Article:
We love celebrating our Docent Corps and all of their hard work at the Museum. Meet Susan Law, another member of the Corps who dedicates countless hours at the Museum to further the mission of “Engaging and Inspiring through Arts, Gardens and Education”!
In the words of Susan…
My decision to move to Jacksonville from Brooklyn, NY in 1976 was easily made after visiting my brother and leaving behind an icy, snowy winter only to arrive and find people in bathing suits lounging around the pool enjoying the brilliant sunshine. I felt like I had entered a Beach Party Bingo movie set and decided on the spot that this is where I needed to be. I had graduated college from Stony Brook University on Long Island and was teaching students with emotional and behavioral disorders. Since there is always a shortage of special education teachers, there was no problem finding a teaching job and luckily I could also attend the brand new University of North Florida and get my Masters of Education degree. As a special education teacher for the next 20 years one of the highlights for my students was to attend the annual Very Special Arts festival, which started as a one day event at the Jacksonville Landing and then moved to the UNF campus. There were not many field trips my students could attend, but here they were welcomed and celebrated!
In my next position as a Human Resource Development specialist with Florida Diagnostic and Learning Resource Systems (FDLRS), I worked with educators in Duval, Nassau and Clay providing professional development and collaborating with various service providers for students with special needs. I was able to pursue my passion of bringing the joy of creativity and artistic expression to students that aren’t always included and served as the liaison between the school system and the art institutions in Jacksonville, securing grants, providing training, and serving on advisory boards.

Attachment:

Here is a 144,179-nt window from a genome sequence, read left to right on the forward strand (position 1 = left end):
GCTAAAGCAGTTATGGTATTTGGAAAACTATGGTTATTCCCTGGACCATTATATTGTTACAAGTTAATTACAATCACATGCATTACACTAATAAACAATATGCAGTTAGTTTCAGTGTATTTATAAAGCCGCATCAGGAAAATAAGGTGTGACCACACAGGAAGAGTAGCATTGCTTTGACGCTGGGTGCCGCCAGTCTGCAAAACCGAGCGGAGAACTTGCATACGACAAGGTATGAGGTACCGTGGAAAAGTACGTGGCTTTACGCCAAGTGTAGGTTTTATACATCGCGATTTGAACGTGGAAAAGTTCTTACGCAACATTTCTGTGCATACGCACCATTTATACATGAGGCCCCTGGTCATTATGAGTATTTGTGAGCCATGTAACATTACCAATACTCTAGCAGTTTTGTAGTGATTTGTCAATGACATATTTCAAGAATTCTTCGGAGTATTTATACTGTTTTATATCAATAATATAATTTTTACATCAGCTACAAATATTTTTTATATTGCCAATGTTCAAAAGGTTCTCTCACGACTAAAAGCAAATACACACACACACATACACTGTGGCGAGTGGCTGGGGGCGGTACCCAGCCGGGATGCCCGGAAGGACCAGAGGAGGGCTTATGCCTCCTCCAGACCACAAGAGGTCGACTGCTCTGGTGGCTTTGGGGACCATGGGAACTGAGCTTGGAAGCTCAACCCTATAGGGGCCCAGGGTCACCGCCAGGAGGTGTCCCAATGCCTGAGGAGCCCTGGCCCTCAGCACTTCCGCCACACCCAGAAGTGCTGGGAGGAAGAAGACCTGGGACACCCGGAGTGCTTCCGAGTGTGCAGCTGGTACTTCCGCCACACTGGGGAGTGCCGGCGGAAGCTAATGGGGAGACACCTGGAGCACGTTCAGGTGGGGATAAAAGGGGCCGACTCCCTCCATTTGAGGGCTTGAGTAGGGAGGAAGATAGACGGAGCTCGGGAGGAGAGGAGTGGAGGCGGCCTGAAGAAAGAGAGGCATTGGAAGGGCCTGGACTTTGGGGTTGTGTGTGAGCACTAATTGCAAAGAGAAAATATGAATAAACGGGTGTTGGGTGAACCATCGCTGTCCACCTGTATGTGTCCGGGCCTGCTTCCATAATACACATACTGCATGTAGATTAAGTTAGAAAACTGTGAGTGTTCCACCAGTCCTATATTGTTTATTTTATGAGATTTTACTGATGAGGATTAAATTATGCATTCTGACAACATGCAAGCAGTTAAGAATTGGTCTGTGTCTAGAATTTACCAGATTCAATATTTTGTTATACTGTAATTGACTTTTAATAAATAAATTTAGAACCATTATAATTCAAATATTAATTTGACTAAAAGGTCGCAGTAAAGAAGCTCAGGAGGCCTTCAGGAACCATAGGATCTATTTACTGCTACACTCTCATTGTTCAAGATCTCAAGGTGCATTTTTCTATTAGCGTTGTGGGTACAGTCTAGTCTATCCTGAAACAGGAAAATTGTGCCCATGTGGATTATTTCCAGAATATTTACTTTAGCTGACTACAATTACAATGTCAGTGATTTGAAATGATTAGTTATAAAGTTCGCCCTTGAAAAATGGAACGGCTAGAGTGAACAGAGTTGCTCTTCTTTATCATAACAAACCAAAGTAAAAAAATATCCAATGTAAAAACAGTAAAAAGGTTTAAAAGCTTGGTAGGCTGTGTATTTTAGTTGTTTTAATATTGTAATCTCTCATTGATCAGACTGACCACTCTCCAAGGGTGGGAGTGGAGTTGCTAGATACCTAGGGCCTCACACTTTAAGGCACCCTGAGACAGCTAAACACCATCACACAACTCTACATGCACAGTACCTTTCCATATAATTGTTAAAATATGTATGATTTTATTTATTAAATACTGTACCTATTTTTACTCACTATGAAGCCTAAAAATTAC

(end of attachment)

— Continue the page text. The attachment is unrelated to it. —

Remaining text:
CUMMER MUSEUM: Why did you become a Docent?
SUSAN LAW: When I retired last year, I knew my close involvement with the Cummer Museum was definitely not going to end, but that I would just move into a new role. After being a part of the VSA festival since its inception, my love of working with children and teachers made becoming a docent a perfect fit. I already knew the wonderful people that make up the Art Connections staff, being a teacher came naturally, now I had to take a crash course in art history! The docent training was terrific and super prepared me to lead school and adult tours of the museum and gardens.
CM: What your favorite part of the job?
SL: When I meet each group of children that visit the museum, their eagerness and inquisitive faces energize me to give them the best tour I possibly can. I love their thoughtful questions, their insights and their enthusiasm. It is my job to make them feel comfortable at the museum and many of them leave wanting to come back with their parents to share this wonderful experience. I have also met the most wonderful people, my fellow docents, and feel lucky to be a part of this amazing, dedicated group of people.
CM: What are your favorite things to do when you are not donating time to the museum?
SL: Being retired for over a year now, I find I am busier than ever. I am on the Board of Directors for Very Special Arts of Florida, enjoy traveling, knitting, taking classes at UNF’s Ollie Institute, riding my bike and visiting my little grandsons in Gainesville. I also still play racquetball, a sport I have enjoyed for almost 40 years (Yipes!).
Thank you Susan for your work at the Museum!